A) Many manufacturers of veterinary medications state unequivocally that they do not sell to anyone other than veterinarians or accredited veterinary pharmacies, and they do not guarantee their products if purchased from an unapproved source like most online pharmacies. Therefore, if you purchase, for example, heartworm medication from an online pharmacy and your pet tests positive for heartworm, the manufacturer of the medication will not cover your pet’s treatment. Whereas, if you had purchased that same medication from a veterinarian, your treatment would have been covered.

AVMA Provides Internet Pharmacy Information: With the recent emergence of Internet pharmacies, many pet owners have questions regarding their safety and credibility. The American Veterinary Medical Association appreciates the rising cost of health care for pets as well as humans, but cautions pet owners to be aware of the risks that may be involved. Like you, we and your veterinarian want to ensure the highest quality of care for your animal.

  • Q: A friend told me about an Internet site that sells drugs for pets, and it’s cheaper than I pay at my veterinarian. Why shouldn’t I order my pet’s drugs over the Internet? A: Finding a “deal” makes you feel great…like you’ve outsmarted the system. But it’s only a great “deal” if you’re also receiving a quality product. Without quality, lower prices can prove to be a false savings. And sometimes the prices are not lower.
  • Q: Internet pharmacies sound like a good deal. But some people are against buying drugs from them. Why? A: A number of problems have been reported, such as sales of pet medications without valid prescriptions. These drugs could pose a health threat to pets, and we’re concerned about the welfare of these animals.
  • Q: Why can’t I get a prescription from just any veterinarian? A: For the same reason you can’t walk into any doctor’s office that’s listed in the telephone directory and ask for a prescription for yourself. Because it’s illegal, not to mention unethical, for a veterinarian to authorize a prescription without a valid “veterinarian-client-patient relationship.” In order for you to get a legal prescription, you must be a “patient of record.”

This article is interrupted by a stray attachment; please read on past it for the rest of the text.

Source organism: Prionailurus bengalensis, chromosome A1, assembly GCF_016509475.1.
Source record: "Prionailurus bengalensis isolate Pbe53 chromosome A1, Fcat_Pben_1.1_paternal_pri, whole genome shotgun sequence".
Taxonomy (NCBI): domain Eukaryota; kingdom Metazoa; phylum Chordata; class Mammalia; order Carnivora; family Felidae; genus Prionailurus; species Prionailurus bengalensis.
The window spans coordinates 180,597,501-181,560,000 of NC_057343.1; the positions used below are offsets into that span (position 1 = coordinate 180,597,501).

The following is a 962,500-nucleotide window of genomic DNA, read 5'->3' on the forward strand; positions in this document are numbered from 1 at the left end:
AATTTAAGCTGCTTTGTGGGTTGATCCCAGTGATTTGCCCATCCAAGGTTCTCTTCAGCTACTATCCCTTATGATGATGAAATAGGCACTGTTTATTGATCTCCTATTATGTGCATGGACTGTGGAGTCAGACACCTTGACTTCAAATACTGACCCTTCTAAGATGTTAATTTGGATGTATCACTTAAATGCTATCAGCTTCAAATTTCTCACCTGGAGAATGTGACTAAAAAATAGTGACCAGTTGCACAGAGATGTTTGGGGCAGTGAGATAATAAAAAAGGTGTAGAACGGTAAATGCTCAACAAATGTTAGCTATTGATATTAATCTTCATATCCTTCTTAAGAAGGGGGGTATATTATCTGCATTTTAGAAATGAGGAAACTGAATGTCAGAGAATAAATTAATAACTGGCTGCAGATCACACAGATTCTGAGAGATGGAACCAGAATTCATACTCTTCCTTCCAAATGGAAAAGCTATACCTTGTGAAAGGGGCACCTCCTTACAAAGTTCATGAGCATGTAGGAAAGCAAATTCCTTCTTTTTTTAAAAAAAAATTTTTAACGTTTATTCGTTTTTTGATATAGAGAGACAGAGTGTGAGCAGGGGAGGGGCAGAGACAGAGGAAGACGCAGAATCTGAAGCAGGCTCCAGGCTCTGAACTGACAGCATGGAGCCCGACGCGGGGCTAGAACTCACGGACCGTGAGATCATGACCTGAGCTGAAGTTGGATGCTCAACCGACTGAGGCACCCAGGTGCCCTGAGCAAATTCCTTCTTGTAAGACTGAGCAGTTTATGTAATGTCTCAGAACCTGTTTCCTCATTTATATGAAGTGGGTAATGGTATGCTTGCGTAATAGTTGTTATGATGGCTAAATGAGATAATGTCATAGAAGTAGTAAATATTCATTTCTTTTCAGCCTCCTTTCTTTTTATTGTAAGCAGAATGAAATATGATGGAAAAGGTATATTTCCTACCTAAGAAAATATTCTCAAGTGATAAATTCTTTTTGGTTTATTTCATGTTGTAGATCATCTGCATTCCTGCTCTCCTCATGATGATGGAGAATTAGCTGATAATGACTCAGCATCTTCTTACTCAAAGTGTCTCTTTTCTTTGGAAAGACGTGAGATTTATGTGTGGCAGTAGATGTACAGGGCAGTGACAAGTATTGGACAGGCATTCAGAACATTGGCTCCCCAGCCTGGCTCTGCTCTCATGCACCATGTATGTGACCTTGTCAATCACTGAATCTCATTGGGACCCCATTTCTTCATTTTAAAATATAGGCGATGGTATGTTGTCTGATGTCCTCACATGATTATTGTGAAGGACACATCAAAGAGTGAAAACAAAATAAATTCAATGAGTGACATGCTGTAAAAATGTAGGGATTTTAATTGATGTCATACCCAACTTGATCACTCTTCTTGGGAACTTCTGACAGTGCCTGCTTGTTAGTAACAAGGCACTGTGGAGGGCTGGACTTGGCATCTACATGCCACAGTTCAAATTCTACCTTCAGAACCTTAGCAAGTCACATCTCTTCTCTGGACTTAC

• Q: I found an Internet pharmacy that says I don’t need a prescription. Do I? A: It is illegal and unethical for a pharmacy to send prescription drugs for animals without a valid prescription obtained from your veterinarian.
  • Q: Well then, how can I find an Internet pharmacy that’s credible? A: We haven’t found a fool-proof way to assure a “good” pharmacy. That’s why the AVMA supports a program called “VIPPS,” a voluntary certification program created by the National Association of Boards of Pharmacy. The VIPPS seal of approval identifies those online pharmacies that are, according to NABP, appropriately licensed, are legitimately operating via the Internet, and that have successfully completed a rigorous criteria review and inspection. If you do experience problems, you should report the pharmacy to the Boards of Pharmacy in your state and the pharmacy’s state.
  • Q: Can my veterinarian tell me if the Internet pharmacy I’m using complies with regulations designed to protect me? A: No. Veterinarians cannot ensure compliance nor are they obligated to do so.
  • Q: If I’m still thinking about buying my pet’s medications over the Internet, what should I do? A: Please be careful. Insist on the same quality that you would expect from your veterinary clinic or from your neighborhood pharmacy. Your pet deserves nothing less.
  • Q: What else can I do? A: Talk to your veterinarian. He or she wants to offer both convenience and good will, and is likely to offer you some assurance about the legitimacy and safety of his/her medication.

This information has been compiled by AVMA Scientific Activities Division staff.

Q) What about pet insurance?

A) There are many different pet insurance companies, each of which offer different plans and levels of care. Pet insurance can mean that finances are less of a concern when it comes to emergencies, and can make managing chronic illnesses more affordable. However, keep in mind that most pet insurance does not cover pre-existing conditions, so it is best to purchase pet insurance while your pet is still young and healthy. We would be happy to discuss pet insurance with you, and here is a page for “Pet Insurance 101“. Here are some of the pet insurance companies, but this is by no means all of them:

Pet Plan Embrace Pets Best
ASPCA Veterinary Pet Insurance (VPI) Pet Care
Purina Care AKC Pet Healthcare